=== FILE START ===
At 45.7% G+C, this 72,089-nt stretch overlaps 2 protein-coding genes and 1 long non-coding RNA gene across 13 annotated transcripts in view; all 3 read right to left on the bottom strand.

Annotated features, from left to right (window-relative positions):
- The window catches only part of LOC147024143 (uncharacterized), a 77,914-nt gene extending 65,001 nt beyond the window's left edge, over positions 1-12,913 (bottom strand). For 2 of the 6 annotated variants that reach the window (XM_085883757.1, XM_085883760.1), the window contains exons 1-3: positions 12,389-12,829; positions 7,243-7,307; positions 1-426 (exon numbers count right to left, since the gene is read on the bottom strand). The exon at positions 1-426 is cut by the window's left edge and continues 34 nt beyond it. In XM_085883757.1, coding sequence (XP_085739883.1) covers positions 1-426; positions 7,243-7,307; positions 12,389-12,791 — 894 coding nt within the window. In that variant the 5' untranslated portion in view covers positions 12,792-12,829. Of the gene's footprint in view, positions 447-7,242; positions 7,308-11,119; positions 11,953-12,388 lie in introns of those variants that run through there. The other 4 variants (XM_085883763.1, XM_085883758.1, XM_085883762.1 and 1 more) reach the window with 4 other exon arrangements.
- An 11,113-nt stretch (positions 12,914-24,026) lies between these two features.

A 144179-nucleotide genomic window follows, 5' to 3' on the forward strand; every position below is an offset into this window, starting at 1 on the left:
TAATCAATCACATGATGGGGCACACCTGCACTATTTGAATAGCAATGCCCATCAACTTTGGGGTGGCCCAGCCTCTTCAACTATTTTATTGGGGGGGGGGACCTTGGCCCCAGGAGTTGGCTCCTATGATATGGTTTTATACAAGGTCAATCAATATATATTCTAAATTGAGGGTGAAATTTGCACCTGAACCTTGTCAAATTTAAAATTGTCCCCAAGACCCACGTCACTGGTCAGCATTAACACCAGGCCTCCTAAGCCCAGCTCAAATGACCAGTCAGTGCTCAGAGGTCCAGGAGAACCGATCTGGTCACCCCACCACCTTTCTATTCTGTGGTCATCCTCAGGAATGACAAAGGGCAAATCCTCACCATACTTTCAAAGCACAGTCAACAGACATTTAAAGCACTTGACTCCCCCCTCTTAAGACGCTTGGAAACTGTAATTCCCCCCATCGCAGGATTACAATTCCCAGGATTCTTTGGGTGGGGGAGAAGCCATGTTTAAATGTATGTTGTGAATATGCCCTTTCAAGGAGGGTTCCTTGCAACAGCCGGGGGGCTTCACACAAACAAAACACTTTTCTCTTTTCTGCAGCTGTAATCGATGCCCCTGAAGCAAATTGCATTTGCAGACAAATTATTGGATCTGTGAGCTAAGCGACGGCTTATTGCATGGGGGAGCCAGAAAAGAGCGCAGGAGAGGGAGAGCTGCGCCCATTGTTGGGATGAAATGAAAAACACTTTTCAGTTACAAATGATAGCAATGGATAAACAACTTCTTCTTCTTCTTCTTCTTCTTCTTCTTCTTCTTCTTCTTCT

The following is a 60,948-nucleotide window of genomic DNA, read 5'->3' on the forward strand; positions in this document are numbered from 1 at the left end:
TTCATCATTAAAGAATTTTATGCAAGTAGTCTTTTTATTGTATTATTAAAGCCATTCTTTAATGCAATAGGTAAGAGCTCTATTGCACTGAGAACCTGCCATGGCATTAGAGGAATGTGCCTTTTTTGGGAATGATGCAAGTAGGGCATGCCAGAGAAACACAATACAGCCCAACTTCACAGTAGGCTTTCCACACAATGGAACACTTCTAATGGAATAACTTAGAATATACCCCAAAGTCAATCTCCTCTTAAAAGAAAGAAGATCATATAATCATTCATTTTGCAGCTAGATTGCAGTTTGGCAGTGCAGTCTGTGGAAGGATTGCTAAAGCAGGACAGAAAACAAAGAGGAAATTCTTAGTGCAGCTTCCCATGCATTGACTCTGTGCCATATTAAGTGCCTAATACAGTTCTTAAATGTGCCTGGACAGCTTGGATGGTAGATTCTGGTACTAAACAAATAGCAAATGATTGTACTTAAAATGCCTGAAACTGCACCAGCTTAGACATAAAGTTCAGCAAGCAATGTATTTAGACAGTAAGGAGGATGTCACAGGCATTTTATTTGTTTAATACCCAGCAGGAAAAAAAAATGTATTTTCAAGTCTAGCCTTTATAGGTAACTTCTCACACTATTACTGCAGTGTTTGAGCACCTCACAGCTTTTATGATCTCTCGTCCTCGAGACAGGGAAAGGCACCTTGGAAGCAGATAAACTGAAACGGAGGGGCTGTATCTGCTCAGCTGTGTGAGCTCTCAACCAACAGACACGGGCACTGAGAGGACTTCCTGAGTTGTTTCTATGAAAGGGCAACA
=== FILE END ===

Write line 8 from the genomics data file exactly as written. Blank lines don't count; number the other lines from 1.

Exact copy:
TTCATCATTAAAGAATTTTATGCAAGTAGTCTTTTTATTGTATTATTAAAGCCATTCTTTAATGCAATAGGTAAGAGCTCTATTGCACTGAGAACCTGCCATGGCATTAGAGGAATGTGCCTTTTTTGGGAATGATGCAAGTAGGGCATGCCAGAGAAACACAATACAGCCCAACTTCACAGTAGGCTTTCCACACAATGGAACACTTCTAATGGAATAACTTAGAATATACCCCAAAGTCAATCTCCTCTTAAAAGAAAGAAGATCATATAATCATTCATTTTGCAGCTAGATTGCAGTTTGGCAGTGCAGTCTGTGGAAGGATTGCTAAAGCAGGACAGAAAACAAAGAGGAAATTCTTAGTGCAGCTTCCCATGCATTGACTCTGTGCCATATTAAGTGCCTAATACAGTTCTTAAATGTGCCTGGACAGCTTGGATGGTAGATTCTGGTACTAAACAAATAGCAAATGATTGTACTTAAAATGCCTGAAACTGCACCAGCTTAGACATAAAGTTCAGCAAGCAATGTATTTAGACAGTAAGGAGGATGTCACAGGCATTTTATTTGTTTAATACCCAGCAGGAAAAAAAAATGTATTTTCAAGTCTAGCCTTTATAGGTAACTTCTCACACTATTACTGCAGTGTTTGAGCACCTCACAGCTTTTATGATCTCTCGTCCTCGAGACAGGGAAAGGCACCTTGGAAGCAGATAAACTGAAACGGAGGGGCTGTATCTGCTCAGCTGTGTGAGCTCTCAACCAACAGACACGGGCACTGAGAGGACTTCCTGAGTTGTTTCTATGAAAGGGCAACA